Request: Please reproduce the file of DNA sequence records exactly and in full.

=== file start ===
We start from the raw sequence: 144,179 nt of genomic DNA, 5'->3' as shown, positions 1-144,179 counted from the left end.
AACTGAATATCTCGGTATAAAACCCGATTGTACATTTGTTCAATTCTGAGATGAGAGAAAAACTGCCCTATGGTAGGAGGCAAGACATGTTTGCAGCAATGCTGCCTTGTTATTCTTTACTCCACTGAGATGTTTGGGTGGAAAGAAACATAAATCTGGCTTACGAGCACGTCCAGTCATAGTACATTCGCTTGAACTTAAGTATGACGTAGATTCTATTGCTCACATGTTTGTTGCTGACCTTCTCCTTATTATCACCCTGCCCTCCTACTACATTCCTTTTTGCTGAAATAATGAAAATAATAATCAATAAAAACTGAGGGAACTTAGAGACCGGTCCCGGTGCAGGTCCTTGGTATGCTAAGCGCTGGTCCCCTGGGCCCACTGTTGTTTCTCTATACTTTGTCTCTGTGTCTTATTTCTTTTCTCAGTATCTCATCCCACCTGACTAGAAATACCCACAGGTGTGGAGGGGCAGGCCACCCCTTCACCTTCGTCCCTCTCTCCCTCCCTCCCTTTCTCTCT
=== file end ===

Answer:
We start from the raw sequence: 144,179 nt of genomic DNA, 5'->3' as shown, positions 1-144,179 counted from the left end.
AACTGAATATCTCGGTATAAAACCCGATTGTACATTTGTTCAATTCTGAGATGAGAGAAAAACTGCCCTATGGTAGGAGGCAAGACATGTTTGCAGCAATGCTGCCTTGTTATTCTTTACTCCACTGAGATGTTTGGGTGGAAAGAAACATAAATCTGGCTTACGAGCACGTCCAGTCATAGTACATTCGCTTGAACTTAAGTATGACGTAGATTCTATTGCTCACATGTTTGTTGCTGACCTTCTCCTTATTATCACCCTGCCCTCCTACTACATTCCTTTTTGCTGAAATAATGAAAATAATAATCAATAAAAACTGAGGGAACTTAGAGACCGGTCCCGGTGCAGGTCCTTGGTATGCTAAGCGCTGGTCCCCTGGGCCCACTGTTGTTTCTCTATACTTTGTCTCTGTGTCTTATTTCTTTTCTCAGTATCTCATCCCACCTGACTAGAAATACCCACAGGTGTGGAGGGGCAGGCCACCCCTTCACCTTCGTCCCTCTCTCCCTCCCTCCCTTTCTCTCT